Feds eye Windows 7, security in desktop refresh

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Feds eye Windows 7, security in desktop refresh

Whole-of-government computer policy roll-out.

The Federal Government has revealed it could spend up to $400 million on desktop hardware as part of a whole-of-government panel arrangement being put together.

It has also shed light on the minimum technical specifications for Government computers with the strongest indication yet that a large-scale transition to Microsoft's Windows 7 architecture is in the works.

"Commonwealth Agencies are likely to transition to Windows 7 and will be looking to ensure the devices purchased will function adequately in this environment," the Department of Finance said.

Finance Minister Lindsay Tanner announced the procurement shake-up in October last year.

The desktop hardware panel will be put together first. The Government called on vendors to tender for a position in the product catalogue, which will be made available to participating agencies.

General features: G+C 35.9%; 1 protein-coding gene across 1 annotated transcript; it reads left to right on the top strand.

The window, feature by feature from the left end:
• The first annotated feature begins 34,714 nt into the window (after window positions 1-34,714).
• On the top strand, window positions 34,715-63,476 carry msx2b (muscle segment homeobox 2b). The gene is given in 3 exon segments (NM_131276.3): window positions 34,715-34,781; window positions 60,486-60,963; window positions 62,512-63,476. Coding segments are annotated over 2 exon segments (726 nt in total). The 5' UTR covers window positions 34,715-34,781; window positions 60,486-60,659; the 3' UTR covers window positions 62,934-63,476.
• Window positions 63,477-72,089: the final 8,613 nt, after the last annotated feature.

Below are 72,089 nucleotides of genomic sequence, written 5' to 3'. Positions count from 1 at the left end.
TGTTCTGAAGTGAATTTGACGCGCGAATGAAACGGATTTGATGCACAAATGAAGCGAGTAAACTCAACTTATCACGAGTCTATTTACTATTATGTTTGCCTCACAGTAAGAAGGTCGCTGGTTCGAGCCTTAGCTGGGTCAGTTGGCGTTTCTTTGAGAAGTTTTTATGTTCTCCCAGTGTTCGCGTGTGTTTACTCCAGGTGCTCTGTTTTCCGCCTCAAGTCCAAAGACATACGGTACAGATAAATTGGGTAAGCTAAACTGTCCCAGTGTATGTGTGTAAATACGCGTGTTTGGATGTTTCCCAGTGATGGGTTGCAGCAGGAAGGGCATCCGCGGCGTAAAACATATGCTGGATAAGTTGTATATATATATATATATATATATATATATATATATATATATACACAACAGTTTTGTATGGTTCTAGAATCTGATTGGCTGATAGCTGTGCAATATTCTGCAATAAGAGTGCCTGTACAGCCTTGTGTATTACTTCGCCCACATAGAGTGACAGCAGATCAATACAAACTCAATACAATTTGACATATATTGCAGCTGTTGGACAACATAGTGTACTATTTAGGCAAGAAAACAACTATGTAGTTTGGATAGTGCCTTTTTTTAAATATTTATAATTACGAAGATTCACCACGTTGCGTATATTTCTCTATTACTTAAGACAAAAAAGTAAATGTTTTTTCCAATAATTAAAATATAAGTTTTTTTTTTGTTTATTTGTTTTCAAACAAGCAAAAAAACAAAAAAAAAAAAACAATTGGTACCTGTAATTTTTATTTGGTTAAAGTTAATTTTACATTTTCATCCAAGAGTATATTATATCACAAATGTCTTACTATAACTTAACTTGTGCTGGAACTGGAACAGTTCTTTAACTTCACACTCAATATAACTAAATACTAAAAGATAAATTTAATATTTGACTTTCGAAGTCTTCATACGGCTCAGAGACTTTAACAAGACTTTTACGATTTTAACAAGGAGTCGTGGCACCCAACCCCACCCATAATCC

Similar arrangements were anticipated for telecommunications products and services.

Apart from cost savings, the arrangement was expected to help the Government introduce "whole of government desktop computing policies in areas such as sustainability and e-security."

These were further alluded to in technical specifications released overnight. The specifications covered a number of devices, including standard and power desktop PCs, workstations, thin clients, mobile PCs, netbooks and laptops.

Energy efficiency was set as a minimum requirement when it came to processor hardware.

"Finance will consider a processor designed specifically for mobility that will allow it take advantage of capabilities such as cooler, and more energy efficient operation and greater performance," the department said.

Security policies were also highlighted.

It was considered "essential" that supplied devices had "removable media write/boot control" and that other data transfer methods - including FireWire and e-SATA ports, infrared, wireless and Bluetooth capabilities - could be disabled in BIOS.

USB ports were spared the tight security controls, although the ability to disable them in BIOS was listed as "desirable".

There were few other major surprises in the technical specifications.

The Department put the minimum desktop PC requirement at an Intel Core 2 Duo E8500 or AMD Athlon 64 X2 4450B with 4GB RAM, 160GB internal storage and minimum five USB ports.

Suppliers were only allowed to one model in each hardware category.

The Government also reserved the right to conduct "e-auctions" among approved suppliers to achieve lower prices.

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